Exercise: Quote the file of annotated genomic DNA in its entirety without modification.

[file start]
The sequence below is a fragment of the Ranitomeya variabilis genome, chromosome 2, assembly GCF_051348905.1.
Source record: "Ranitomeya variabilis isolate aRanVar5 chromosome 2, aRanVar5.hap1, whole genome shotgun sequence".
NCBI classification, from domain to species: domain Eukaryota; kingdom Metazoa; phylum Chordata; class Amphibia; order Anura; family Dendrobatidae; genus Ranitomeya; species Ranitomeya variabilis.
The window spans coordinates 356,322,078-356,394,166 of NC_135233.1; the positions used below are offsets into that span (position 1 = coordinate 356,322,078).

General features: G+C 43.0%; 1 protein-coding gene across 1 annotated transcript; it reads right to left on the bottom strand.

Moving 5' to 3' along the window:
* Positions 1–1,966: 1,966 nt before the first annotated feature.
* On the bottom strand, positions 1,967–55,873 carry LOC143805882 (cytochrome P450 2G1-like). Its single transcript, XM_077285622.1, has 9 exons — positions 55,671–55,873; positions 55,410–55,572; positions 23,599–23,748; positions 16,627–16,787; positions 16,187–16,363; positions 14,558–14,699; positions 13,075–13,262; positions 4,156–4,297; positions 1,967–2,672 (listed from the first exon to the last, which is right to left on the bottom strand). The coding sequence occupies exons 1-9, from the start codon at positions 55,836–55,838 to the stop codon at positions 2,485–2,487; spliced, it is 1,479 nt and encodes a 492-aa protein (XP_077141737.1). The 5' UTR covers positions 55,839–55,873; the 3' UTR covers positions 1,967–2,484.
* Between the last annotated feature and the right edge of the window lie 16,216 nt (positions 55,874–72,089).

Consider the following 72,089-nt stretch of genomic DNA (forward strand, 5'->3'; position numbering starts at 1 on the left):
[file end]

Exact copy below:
The sequence below is a fragment of the Ranitomeya variabilis genome, chromosome 2, assembly GCF_051348905.1.
Source record: "Ranitomeya variabilis isolate aRanVar5 chromosome 2, aRanVar5.hap1, whole genome shotgun sequence".
NCBI classification, from domain to species: domain Eukaryota; kingdom Metazoa; phylum Chordata; class Amphibia; order Anura; family Dendrobatidae; genus Ranitomeya; species Ranitomeya variabilis.
The window spans coordinates 356,322,078-356,394,166 of NC_135233.1; the positions used below are offsets into that span (position 1 = coordinate 356,322,078).

General features: G+C 43.0%; 1 protein-coding gene across 1 annotated transcript; it reads right to left on the bottom strand.

Moving 5' to 3' along the window:
* Positions 1–1,966: 1,966 nt before the first annotated feature.
* On the bottom strand, positions 1,967–55,873 carry LOC143805882 (cytochrome P450 2G1-like). Its single transcript, XM_077285622.1, has 9 exons — positions 55,671–55,873; positions 55,410–55,572; positions 23,599–23,748; positions 16,627–16,787; positions 16,187–16,363; positions 14,558–14,699; positions 13,075–13,262; positions 4,156–4,297; positions 1,967–2,672 (listed from the first exon to the last, which is right to left on the bottom strand). The coding sequence occupies exons 1-9, from the start codon at positions 55,836–55,838 to the stop codon at positions 2,485–2,487; spliced, it is 1,479 nt and encodes a 492-aa protein (XP_077141737.1). The 5' UTR covers positions 55,839–55,873; the 3' UTR covers positions 1,967–2,484.
* Between the last annotated feature and the right edge of the window lie 16,216 nt (positions 55,874–72,089).

Consider the following 72,089-nt stretch of genomic DNA (forward strand, 5'->3'; position numbering starts at 1 on the left):